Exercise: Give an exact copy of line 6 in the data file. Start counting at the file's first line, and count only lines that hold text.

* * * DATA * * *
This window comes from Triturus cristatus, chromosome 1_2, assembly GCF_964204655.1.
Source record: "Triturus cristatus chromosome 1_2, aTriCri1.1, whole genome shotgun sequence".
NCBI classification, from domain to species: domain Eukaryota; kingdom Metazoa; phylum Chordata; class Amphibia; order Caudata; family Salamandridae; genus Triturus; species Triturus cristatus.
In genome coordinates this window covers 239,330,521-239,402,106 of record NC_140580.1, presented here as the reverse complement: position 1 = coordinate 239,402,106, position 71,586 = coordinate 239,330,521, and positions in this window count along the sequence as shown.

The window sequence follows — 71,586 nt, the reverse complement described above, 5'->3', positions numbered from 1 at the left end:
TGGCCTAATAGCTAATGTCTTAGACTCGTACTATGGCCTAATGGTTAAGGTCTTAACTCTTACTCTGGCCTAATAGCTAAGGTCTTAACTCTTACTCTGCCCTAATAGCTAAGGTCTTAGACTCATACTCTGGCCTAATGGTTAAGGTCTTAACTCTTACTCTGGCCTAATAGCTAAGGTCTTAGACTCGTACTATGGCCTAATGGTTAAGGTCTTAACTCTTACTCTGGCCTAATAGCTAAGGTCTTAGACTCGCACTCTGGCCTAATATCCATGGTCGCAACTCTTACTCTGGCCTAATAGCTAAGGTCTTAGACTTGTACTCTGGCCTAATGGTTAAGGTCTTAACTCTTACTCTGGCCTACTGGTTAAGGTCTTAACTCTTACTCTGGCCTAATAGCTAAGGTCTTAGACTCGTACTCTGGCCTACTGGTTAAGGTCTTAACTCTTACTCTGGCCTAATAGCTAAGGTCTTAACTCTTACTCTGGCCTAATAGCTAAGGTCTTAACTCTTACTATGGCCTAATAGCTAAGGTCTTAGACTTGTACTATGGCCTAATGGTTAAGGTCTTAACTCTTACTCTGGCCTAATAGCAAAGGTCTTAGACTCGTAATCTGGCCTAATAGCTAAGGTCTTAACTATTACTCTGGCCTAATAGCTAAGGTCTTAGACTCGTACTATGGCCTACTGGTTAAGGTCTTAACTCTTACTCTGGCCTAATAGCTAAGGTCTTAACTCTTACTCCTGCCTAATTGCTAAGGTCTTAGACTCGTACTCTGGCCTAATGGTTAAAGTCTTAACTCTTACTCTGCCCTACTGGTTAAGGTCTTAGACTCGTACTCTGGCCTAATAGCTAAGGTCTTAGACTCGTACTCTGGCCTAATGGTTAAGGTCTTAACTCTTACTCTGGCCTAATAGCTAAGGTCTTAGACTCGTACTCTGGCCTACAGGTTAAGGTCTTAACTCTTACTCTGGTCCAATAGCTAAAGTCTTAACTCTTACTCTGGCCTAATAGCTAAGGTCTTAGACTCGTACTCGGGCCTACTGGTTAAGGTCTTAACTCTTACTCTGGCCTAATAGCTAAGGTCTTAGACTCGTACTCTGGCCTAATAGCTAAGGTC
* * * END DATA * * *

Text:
TGGCCTAATAGCTAATGTCTTAGACTCGTACTATGGCCTAATGGTTAAGGTCTTAACTCTTACTCTGGCCTAATAGCTAAGGTCTTAACTCTTACTCTGCCCTAATAGCTAAGGTCTTAGACTCATACTCTGGCCTAATGGTTAAGGTCTTAACTCTTACTCTGGCCTAATAGCTAAGGTCTTAGACTCGTACTATGGCCTAATGGTTAAGGTCTTAACTCTTACTCTGGCCTAATAGCTAAGGTCTTAGACTCGCACTCTGGCCTAATATCCATGGTCGCAACTCTTACTCTGGCCTAATAGCTAAGGTCTTAGACTTGTACTCTGGCCTAATGGTTAAGGTCTTAACTCTTACTCTGGCCTACTGGTTAAGGTCTTAACTCTTACTCTGGCCTAATAGCTAAGGTCTTAGACTCGTACTCTGGCCTACTGGTTAAGGTCTTAACTCTTACTCTGGCCTAATAGCTAAGGTCTTAACTCTTACTCTGGCCTAATAGCTAAGGTCTTAACTCTTACTATGGCCTAATAGCTAAGGTCTTAGACTTGTACTATGGCCTAATGGTTAAGGTCTTAACTCTTACTCTGGCCTAATAGCAAAGGTCTTAGACTCGTAATCTGGCCTAATAGCTAAGGTCTTAACTATTACTCTGGCCTAATAGCTAAGGTCTTAGACTCGTACTATGGCCTACTGGTTAAGGTCTTAACTCTTACTCTGGCCTAATAGCTAAGGTCTTAACTCTTACTCCTGCCTAATTGCTAAGGTCTTAGACTCGTACTCTGGCCTAATGGTTAAAGTCTTAACTCTTACTCTGCCCTACTGGTTAAGGTCTTAGACTCGTACTCTGGCCTAATAGCTAAGGTCTTAGACTCGTACTCTGGCCTAATGGTTAAGGTCTTAACTCTTACTCTGGCCTAATAGCTAAGGTCTTAGACTCGTACTCTGGCCTACAGGTTAAGGTCTTAACTCTTACTCTGGTCCAATAGCTAAAGTCTTAACTCTTACTCTGGCCTAATAGCTAAGGTCTTAGACTCGTACTCGGGCCTACTGGTTAAGGTCTTAACTCTTACTCTGGCCTAATAGCTAAGGTCTTAGACTCGTACTCTGGCCTAATAGCTAAGGTC